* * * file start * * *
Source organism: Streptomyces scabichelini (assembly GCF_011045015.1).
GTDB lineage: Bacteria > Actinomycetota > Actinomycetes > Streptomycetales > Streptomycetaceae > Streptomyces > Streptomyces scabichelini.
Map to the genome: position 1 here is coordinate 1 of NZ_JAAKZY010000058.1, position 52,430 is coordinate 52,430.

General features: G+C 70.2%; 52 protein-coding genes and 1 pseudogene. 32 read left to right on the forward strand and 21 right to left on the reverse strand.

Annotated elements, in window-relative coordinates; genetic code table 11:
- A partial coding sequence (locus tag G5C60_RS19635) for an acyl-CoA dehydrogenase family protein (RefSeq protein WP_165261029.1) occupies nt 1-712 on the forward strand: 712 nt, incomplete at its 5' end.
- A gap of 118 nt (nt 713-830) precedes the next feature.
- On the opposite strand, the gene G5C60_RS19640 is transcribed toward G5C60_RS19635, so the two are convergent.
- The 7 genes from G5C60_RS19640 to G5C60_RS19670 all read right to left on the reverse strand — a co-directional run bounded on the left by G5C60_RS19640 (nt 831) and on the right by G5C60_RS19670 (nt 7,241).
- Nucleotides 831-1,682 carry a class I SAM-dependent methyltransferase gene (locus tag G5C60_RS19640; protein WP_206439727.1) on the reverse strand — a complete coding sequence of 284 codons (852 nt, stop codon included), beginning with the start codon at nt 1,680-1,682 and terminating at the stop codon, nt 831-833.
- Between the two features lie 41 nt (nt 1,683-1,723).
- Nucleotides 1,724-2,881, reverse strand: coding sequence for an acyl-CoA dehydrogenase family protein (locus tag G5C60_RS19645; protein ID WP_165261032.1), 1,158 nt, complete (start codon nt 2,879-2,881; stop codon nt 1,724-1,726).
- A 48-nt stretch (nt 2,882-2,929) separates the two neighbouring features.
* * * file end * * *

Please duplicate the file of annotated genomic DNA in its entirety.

Source organism: Streptomyces scabichelini (assembly GCF_011045015.1).
GTDB lineage: Bacteria > Actinomycetota > Actinomycetes > Streptomycetales > Streptomycetaceae > Streptomyces > Streptomyces scabichelini.
Map to the genome: position 1 here is coordinate 1 of NZ_JAAKZY010000058.1, position 52,430 is coordinate 52,430.

General features: G+C 70.2%; 52 protein-coding genes and 1 pseudogene. 32 read left to right on the forward strand and 21 right to left on the reverse strand.

Annotated elements, in window-relative coordinates; genetic code table 11:
- A partial coding sequence (locus tag G5C60_RS19635) for an acyl-CoA dehydrogenase family protein (RefSeq protein WP_165261029.1) occupies nt 1-712 on the forward strand: 712 nt, incomplete at its 5' end.
- A gap of 118 nt (nt 713-830) precedes the next feature.
- On the opposite strand, the gene G5C60_RS19640 is transcribed toward G5C60_RS19635, so the two are convergent.
- The 7 genes from G5C60_RS19640 to G5C60_RS19670 all read right to left on the reverse strand — a co-directional run bounded on the left by G5C60_RS19640 (nt 831) and on the right by G5C60_RS19670 (nt 7,241).
- Nucleotides 831-1,682 carry a class I SAM-dependent methyltransferase gene (locus tag G5C60_RS19640; protein WP_206439727.1) on the reverse strand — a complete coding sequence of 284 codons (852 nt, stop codon included), beginning with the start codon at nt 1,680-1,682 and terminating at the stop codon, nt 831-833.
- Between the two features lie 41 nt (nt 1,683-1,723).
- Nucleotides 1,724-2,881, reverse strand: coding sequence for an acyl-CoA dehydrogenase family protein (locus tag G5C60_RS19645; protein ID WP_165261032.1), 1,158 nt, complete (start codon nt 2,879-2,881; stop codon nt 1,724-1,726).
- A 48-nt stretch (nt 2,882-2,929) separates the two neighbouring features.